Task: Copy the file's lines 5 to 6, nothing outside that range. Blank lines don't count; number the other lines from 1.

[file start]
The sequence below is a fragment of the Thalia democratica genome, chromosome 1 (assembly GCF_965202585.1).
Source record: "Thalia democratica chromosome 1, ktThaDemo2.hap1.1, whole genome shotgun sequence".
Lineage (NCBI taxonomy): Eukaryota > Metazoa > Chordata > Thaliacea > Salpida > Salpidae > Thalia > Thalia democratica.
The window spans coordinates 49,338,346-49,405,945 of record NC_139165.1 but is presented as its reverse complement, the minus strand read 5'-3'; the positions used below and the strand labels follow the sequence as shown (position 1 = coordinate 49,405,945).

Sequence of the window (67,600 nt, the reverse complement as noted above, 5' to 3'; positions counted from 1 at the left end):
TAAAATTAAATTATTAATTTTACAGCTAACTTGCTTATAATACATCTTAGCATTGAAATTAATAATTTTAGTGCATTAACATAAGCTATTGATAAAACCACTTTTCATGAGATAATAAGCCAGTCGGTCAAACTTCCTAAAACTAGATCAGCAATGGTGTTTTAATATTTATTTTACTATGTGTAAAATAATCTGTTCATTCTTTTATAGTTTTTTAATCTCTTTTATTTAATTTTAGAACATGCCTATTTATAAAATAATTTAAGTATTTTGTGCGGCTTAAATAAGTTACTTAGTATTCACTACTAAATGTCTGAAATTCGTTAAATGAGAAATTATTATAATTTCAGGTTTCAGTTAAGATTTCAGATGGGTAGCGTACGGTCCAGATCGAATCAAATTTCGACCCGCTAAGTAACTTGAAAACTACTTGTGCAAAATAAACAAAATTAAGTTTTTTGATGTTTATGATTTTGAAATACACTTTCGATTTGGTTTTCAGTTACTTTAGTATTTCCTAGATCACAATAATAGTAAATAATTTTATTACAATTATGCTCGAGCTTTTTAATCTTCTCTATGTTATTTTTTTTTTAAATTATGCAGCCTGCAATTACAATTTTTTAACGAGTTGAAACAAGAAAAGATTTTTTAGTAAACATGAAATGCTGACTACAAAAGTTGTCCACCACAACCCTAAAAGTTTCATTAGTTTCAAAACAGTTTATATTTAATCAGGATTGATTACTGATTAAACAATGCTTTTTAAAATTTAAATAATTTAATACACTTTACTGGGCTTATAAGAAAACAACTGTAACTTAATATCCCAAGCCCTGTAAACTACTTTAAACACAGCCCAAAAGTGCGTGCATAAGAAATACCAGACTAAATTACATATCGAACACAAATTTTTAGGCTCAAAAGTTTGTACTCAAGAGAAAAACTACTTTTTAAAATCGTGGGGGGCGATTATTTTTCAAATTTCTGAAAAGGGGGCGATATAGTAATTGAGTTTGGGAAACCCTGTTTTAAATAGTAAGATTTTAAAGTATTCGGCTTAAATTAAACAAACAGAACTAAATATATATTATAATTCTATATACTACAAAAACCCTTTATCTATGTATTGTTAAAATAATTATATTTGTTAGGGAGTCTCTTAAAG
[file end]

Sequence of the window (67,600 nt, the reverse complement as noted above, 5' to 3'; positions counted from 1 at the left end):
TAAAATTAAATTATTAATTTTACAGCTAACTTGCTTATAATACATCTTAGCATTGAAATTAATAATTTTAGTGCATTAACATAAGCTATTGATAAAACCACTTTTCATGAGATAATAAGCCAGTCGGTCAAACTTCCTAAAACTAGATCAGCAATGGTGTTTTAATATTTATTTTACTATGTGTAAAATAATCTGTTCATTCTTTTATAGTTTTTTAATCTCTTTTATTTAATTTTAGAACATGCCTATTTATAAAATAATTTAAGTATTTTGTGCGGCTTAAATAAGTTACTTAGTATTCACTACTAAATGTCTGAAATTCGTTAAATGAGAAATTATTATAATTTCAGGTTTCAGTTAAGATTTCAGATGGGTAGCGTACGGTCCAGATCGAATCAAATTTCGACCCGCTAAGTAACTTGAAAACTACTTGTGCAAAATAAACAAAATTAAGTTTTTTGATGTTTATGATTTTGAAATACACTTTCGATTTGGTTTTCAGTTACTTTAGTATTTCCTAGATCACAATAATAGTAAATAATTTTATTACAATTATGCTCGAGCTTTTTAATCTTCTCTATGTTATTTTTTTTTTAAATTATGCAGCCTGCAATTACAATTTTTTAACGAGTTGAAACAAGAAAAGATTTTTTAGTAAACATGAAATGCTGACTACAAAAGTTGTCCACCACAACCCTAAAAGTTTCATTAGTTTCAAAACAGTTTATATTTAATCAGGATTGATTACTGATTAAACAATGCTTTTTAAAATTTAAATAATTTAATACACTTTACTGGGCTTATAAGAAAACAACTGTAACTTAATATCCCAAGCCCTGTAAACTACTTTAAACACAGCCCAAAAGTGCGTGCATAAGAAATACCAGACTAAATTACATATCGAACACAAATTTTTAGGCTCAAAAGTTTGTACTCAAGAGAAAAACTACTTTTTAAAATCGTGGGGGGCGATTATTTTTCAAATTTCTGAAAAGGGGGCGATATAGTAATTGAGTTTGGGAAACCCTGTTTTAAATAGTAAGATTTTAAAGTATTCGGCTTAAATTAAACAAACAGAACTAAATATATATTATAATTCTATATACTACAAAAACCCTTTATCTATGTATTGTTAAAATAATTATATTTGTTAGGGAGTCTCTTAAAG